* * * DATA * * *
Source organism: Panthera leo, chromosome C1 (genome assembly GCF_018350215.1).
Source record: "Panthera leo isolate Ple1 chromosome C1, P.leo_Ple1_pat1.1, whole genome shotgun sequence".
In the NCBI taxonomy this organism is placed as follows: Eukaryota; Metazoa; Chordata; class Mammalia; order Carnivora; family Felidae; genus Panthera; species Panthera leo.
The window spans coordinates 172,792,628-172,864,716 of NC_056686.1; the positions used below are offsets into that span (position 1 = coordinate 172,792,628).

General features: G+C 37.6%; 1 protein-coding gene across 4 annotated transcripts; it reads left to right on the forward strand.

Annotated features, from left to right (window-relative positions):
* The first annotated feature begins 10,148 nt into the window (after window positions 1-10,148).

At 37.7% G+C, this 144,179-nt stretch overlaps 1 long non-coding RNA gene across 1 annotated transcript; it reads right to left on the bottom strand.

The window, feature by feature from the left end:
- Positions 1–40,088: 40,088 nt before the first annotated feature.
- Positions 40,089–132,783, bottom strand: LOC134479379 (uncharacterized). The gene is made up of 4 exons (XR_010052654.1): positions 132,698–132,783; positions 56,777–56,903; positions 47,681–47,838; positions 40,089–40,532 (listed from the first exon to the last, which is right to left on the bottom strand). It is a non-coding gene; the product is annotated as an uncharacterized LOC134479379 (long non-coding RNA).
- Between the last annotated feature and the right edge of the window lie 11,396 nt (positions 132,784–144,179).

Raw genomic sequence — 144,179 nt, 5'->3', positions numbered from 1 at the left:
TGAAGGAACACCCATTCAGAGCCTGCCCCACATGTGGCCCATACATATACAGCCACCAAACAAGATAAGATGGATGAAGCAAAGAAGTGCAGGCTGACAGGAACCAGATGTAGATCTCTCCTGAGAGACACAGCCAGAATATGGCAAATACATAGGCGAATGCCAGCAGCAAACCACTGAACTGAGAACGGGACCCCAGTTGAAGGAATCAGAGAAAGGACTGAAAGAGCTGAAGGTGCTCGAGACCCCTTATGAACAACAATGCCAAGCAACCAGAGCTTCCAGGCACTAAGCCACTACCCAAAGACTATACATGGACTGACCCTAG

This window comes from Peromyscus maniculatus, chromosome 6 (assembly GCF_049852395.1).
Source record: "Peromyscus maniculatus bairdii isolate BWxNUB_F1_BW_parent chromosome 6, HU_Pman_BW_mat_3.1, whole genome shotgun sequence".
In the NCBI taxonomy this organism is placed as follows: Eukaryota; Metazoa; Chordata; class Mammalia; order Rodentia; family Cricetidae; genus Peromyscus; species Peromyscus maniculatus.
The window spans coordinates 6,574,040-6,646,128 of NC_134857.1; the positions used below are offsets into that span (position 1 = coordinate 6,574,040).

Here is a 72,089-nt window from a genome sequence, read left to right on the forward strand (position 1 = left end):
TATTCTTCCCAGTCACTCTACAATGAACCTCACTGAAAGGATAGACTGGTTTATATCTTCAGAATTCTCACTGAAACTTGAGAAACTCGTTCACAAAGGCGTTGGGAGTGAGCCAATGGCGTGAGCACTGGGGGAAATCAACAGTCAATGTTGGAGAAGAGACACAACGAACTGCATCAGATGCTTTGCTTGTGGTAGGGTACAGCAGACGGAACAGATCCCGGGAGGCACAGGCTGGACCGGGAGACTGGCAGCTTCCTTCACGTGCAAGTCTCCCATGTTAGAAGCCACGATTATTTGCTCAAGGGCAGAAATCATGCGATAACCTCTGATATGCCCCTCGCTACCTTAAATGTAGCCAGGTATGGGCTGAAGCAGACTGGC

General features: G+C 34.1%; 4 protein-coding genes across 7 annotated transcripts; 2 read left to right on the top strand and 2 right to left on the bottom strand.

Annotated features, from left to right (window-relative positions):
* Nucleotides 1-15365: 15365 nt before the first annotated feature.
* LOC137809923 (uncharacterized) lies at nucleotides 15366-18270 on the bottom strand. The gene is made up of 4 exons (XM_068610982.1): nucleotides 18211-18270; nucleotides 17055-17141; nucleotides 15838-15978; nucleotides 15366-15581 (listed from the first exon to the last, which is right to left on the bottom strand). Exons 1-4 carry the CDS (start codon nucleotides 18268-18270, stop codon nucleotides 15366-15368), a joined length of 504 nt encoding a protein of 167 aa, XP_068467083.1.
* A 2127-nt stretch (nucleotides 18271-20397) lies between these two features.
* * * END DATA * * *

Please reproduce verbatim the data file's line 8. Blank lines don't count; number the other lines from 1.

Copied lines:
At 37.7% G+C, this 144,179-nt stretch overlaps 1 long non-coding RNA gene across 1 annotated transcript; it reads right to left on the bottom strand.